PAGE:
To establish an ODBC connection to KDC02, you will need to download and build FreeTDS.
You can do so through Homebrew (a package manager for Mac OS X).
Once Homebrew is installed, use the package manager to install a unixodbc driver. This can be done by typing the following in the command line:
$ brew install unixodbc
To install FreeTDS, enter:
$ brew install freetds --with-unixodbc
If you receive an error message with the first command, try:
$ brew install freetds
Now check to see where the FreeTDS is installed on your computer. The path to the folder that contains the FreeTDS files will be displayed during the brew install. Let’s assume this is your path:
When you are connected through Northwestern VPN, you can test the SQL login with:
$ /usr/local/Cellar/freetds/1.1.5/bin/tsql -S kdc02.kellogg.northwestern.edu -U 'kellogg\<YOUR_NETID>'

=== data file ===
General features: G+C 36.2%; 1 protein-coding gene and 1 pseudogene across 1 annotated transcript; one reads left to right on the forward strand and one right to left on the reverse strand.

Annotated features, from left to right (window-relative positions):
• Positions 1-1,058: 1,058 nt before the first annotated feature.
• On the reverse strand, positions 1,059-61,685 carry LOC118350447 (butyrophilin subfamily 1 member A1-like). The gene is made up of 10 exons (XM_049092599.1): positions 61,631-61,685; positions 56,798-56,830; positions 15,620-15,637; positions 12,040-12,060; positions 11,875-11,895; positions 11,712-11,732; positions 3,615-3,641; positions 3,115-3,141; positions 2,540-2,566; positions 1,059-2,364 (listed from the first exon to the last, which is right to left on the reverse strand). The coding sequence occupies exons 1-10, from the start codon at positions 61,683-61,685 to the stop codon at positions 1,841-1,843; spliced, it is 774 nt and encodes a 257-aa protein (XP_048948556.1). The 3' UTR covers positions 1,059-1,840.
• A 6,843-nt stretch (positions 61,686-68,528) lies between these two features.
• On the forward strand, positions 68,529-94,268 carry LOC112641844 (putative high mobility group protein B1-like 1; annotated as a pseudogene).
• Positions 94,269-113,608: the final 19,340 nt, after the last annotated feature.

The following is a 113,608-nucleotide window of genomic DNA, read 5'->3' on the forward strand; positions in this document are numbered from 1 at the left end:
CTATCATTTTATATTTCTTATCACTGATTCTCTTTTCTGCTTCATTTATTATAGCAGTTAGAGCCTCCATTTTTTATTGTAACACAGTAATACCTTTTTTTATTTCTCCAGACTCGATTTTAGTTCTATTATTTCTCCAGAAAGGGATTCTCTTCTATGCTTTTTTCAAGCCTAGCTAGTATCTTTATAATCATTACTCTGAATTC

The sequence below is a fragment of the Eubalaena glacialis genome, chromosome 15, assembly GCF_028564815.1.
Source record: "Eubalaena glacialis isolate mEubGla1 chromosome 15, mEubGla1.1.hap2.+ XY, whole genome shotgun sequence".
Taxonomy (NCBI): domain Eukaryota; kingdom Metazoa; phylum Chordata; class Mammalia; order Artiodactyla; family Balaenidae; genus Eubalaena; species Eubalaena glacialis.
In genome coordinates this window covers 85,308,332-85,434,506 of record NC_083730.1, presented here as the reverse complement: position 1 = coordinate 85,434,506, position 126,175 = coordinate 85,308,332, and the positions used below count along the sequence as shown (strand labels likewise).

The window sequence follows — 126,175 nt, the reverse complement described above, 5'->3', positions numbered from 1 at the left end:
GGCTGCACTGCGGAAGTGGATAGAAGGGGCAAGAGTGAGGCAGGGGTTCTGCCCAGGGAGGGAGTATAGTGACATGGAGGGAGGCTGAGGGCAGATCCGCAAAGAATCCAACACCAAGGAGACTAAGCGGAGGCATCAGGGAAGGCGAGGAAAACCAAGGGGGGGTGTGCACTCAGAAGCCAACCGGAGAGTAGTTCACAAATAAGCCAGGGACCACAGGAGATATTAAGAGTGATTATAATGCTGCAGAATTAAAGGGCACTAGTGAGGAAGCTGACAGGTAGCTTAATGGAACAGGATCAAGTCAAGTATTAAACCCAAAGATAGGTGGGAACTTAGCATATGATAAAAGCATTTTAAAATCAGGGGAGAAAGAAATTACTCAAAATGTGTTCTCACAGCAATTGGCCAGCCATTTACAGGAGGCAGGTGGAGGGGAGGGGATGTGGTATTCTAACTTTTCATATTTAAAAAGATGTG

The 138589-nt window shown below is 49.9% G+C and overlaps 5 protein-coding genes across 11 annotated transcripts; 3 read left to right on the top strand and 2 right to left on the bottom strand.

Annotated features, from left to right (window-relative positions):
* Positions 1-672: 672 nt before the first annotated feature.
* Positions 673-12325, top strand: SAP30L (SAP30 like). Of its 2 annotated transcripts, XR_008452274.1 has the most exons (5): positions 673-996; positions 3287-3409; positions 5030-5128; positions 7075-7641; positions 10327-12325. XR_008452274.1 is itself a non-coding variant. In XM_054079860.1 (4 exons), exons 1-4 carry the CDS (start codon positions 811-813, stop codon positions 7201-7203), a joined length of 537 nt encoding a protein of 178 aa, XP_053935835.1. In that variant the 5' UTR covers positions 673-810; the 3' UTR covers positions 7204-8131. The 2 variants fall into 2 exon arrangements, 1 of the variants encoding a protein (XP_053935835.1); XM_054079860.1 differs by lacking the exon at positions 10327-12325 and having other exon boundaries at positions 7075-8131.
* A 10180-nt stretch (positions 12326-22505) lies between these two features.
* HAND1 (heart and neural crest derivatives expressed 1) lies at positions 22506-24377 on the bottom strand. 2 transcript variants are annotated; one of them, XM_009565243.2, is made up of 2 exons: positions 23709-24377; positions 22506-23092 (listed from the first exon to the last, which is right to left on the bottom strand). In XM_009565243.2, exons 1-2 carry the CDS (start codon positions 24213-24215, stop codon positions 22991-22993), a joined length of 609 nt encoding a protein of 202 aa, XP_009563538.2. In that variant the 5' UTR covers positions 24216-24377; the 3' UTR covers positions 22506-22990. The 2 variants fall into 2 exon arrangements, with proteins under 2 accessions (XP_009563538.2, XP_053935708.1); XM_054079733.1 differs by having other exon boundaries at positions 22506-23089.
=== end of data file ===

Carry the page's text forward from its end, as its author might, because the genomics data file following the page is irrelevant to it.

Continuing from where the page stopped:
*Please enter your Net ID in place of <YOUR_NETID> and the appropriate path to the FreeTDS.
To setup unixodbc, you will need to find where the libtdsodbc.so file is stored. Let’s assume that it is here:
Then navigate to the folder that stores your freetds.config file by typing:
$ cd /usr/local/etc
To confirm that the freetds.config file is here, you can type ls in the command line to see the folder’s contents.
You can modify the odbcinst.ini and odbc.ini files that are installed with the FreeTDS within this directory. To modify the first file, enter:
$ vi odbcinst.ini
Once you are in the file with the vi editor, type I for insert. Then insert the following text in the file:
[FreeTDS] Description = FreeTDS Driver64 = /usr/local/Cellar/freetds/1.1.5/lib/libtdsodbc.so FileUsage = 1
To save the changes to the file type ESC and then :wq to save and exit the file. To exit without saving, hit ESC and type :q
You also need to modify odbc.ini with:
$ vi odbc.ini
When you are in the file with the vi editor, add the following text:
[kdc-tds] Driver = FreeTDS Server = kdc02.kellogg.northwestern.edu Port = 1433 UseNTLMv2 = Yes REALM = kellogg DumpFile = /usr/local/Cellar/freetds/1.1.5/freetds.log
*Please change the path of the log file if you would like it to save it somewhere easily accessible. This typically gets very large based on the size of your queries, so you might want to delete the contents periodically.
You can test the connection using isql:
$ isql kdc-tds 'kellogg\<YOUR_NETID>' "PASSWORD_HERE" –v